There are substantial challenges in building secure and safe systems on multicore processors (MCPs). Last level cache contention is undoubtedly the largest source of multicore interference, and a significant challenge for real-time systems. Here we discuss a proposed solution, called cache coloring. Opinions on cache coloring are mixed, sometimes extreme, and the implementation can be difficult and risky. This article aims to demystify cache coloring by clarifying exactly how it works. We hope that the example using a real Intel processor and accurate diagrams allows you to grasp cache coloring without getting lost in lines, sets and ways.

RTOS vendors are beginning to react to the biggest source of multicore interference – last level cache contention. In a multicore processor, the last level cache (LLC) is shared by all cores and means that a noisy neighbor can have a drastic impact on the worst-case execution time (WCET) of software on other cores. Researchers Bechtel and Yun achieved a slowdown factor of 3401 using adversarial benchmarks. The slowdown swamps the theoretical 4X speedup expected from a quad core MCP, for example.

What is cache coloring?

Cache coloring is a clever software-only approach to cache partitioning. Modern processors use a set associative cache architecture that is a balance between the simplicity of a direct mapped cache and the silicon cost of a fully associative cache. A side-effect of set associative caches is that only a small number of cache lines, those which reside a multiple of the set size apart, can co-exist in the cache. In normal operation, this is an unavoidable limitation of the cache that slightly reduces the hit rate (by approximately 2%)2. When designing new processors, semiconductor vendors conduct simulations and carefully choose the cache set size for optimal performance on average. But, if you are clever, this artifact can be used to deliberately divide memory into regions that cannot evict each other from cache. Effectively, to partition the cache artificially.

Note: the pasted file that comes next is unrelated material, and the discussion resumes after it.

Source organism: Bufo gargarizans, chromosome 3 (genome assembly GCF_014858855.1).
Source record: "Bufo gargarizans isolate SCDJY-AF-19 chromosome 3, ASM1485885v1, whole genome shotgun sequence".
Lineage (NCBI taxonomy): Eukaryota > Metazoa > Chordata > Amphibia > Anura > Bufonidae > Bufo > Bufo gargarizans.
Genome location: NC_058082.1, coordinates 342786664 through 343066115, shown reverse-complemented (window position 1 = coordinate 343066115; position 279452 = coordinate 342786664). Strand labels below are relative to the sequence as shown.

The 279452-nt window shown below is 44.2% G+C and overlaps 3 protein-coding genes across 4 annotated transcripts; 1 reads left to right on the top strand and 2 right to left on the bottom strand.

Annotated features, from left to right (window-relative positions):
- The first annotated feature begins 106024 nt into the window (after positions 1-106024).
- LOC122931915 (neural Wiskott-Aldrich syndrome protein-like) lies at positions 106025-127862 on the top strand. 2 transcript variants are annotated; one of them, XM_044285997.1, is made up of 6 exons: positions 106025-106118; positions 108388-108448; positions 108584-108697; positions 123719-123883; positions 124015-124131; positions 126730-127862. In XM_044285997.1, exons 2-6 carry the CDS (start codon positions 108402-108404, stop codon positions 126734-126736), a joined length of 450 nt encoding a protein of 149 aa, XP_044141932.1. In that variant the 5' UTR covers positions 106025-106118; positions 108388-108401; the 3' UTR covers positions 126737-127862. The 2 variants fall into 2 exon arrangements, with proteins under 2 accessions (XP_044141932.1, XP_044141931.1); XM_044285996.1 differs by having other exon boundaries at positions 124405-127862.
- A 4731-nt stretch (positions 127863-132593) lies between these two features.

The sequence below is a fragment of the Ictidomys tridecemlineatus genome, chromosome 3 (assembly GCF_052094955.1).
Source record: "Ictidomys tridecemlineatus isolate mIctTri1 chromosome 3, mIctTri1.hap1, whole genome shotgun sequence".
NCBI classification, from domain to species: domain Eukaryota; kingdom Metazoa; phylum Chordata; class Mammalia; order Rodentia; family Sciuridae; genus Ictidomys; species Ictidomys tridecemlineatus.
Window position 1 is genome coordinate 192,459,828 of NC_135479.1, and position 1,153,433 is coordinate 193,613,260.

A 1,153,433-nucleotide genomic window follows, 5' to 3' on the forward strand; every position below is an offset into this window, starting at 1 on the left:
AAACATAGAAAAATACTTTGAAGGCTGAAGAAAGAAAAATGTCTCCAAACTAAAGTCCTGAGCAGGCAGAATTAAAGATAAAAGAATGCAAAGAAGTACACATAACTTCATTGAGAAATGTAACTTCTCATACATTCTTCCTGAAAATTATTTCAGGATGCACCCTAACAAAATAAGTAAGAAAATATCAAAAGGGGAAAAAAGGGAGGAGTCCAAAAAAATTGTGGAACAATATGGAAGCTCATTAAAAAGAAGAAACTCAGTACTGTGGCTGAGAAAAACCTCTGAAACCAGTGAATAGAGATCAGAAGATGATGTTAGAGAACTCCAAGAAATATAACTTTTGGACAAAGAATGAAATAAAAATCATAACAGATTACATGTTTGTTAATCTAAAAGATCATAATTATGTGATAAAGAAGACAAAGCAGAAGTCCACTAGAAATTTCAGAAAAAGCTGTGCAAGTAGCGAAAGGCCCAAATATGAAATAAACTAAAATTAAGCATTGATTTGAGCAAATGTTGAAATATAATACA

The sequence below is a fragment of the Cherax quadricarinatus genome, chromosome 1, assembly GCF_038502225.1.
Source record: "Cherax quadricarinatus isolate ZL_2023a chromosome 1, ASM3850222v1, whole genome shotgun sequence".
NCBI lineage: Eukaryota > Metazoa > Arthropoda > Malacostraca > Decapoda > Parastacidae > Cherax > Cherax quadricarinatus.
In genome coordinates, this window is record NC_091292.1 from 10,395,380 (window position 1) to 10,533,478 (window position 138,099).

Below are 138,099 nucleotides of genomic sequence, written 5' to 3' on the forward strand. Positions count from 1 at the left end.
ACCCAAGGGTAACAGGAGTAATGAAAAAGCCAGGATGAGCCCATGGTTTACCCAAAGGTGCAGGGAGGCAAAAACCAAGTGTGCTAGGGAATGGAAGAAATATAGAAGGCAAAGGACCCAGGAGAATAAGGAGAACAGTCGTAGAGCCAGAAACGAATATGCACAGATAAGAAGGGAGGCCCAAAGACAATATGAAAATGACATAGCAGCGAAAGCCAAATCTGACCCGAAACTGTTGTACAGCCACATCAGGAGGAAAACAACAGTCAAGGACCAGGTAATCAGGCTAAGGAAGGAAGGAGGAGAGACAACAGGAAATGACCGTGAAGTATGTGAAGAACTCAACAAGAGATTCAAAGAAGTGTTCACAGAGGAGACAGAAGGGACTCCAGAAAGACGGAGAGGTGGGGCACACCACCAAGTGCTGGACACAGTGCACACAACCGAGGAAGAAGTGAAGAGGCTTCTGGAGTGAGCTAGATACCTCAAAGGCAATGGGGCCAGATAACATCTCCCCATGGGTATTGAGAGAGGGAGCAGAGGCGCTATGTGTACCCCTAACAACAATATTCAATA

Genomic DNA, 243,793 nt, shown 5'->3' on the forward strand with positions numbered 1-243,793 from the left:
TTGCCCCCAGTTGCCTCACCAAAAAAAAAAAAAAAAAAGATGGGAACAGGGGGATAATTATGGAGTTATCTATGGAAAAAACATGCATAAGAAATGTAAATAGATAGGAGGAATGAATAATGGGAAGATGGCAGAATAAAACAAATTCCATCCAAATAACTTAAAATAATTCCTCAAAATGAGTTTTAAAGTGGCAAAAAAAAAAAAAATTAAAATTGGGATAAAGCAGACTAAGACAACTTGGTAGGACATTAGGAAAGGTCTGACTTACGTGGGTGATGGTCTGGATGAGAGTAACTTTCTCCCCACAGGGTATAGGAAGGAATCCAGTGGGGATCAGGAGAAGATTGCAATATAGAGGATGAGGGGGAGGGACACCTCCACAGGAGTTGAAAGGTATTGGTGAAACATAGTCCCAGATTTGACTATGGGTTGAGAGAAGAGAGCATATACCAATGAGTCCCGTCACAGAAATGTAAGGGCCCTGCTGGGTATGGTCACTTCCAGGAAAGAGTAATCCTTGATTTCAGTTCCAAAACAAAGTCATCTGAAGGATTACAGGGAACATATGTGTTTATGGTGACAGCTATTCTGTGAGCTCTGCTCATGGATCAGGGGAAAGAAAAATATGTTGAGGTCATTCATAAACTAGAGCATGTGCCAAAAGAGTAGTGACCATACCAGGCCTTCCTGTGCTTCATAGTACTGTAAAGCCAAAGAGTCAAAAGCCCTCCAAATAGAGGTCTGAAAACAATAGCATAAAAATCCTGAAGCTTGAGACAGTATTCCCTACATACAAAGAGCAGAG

Cache coloring on Ice Lake

For example, the Intel Core i7-1065G7 (Ice Lake) processor3 launched in Q3 2019 is a quad core chip with 3 cache levels. Its last level cache is L3. This cache is 8MB in size, with 64 bytes per line and is 16-way set associative. The cache always deals in line-sized chunks; that is, the smallest block of memory that can be cached is 64-bytes. 16-way set associative means that the 8MB cache is divided up into 16 duplicate 512KB (8192 line) chunks called ways. A cache way fits over memory like a window repeating exactly every 512KB. Lines have fixed positions within the way, so, the first line can only store a single line, (the first one) out of every 512KB block of memory.

Fig. 1 Intel Core i7-1065G7 8MB 16-way set associative L3 cache.

The effect of this is that out of the thousands4 of first lines, repeating every 512KB through memory, any 16 can be simultaneously cached. If an application can arrange to exclusively use only those 512KB-apart 64-byte-long memory stripes, that memory effectively forms a tiny private 1024-byte (16 line long) cache.

Fig. 2 Memory lines cacheable by first cache line. Inconvenient for programming.

Writing code that uses memory striped like a venetian blind is incredibly inconvenient. Malloc could be modified to automatically provide memory from stripes, and that could allow variables to be cache partitioned, but it does not help cache partition your code. To make this practical, a way to combine the stripes into contiguous blocks that can be treated like normal memory is needed.

Cache coloring using MMU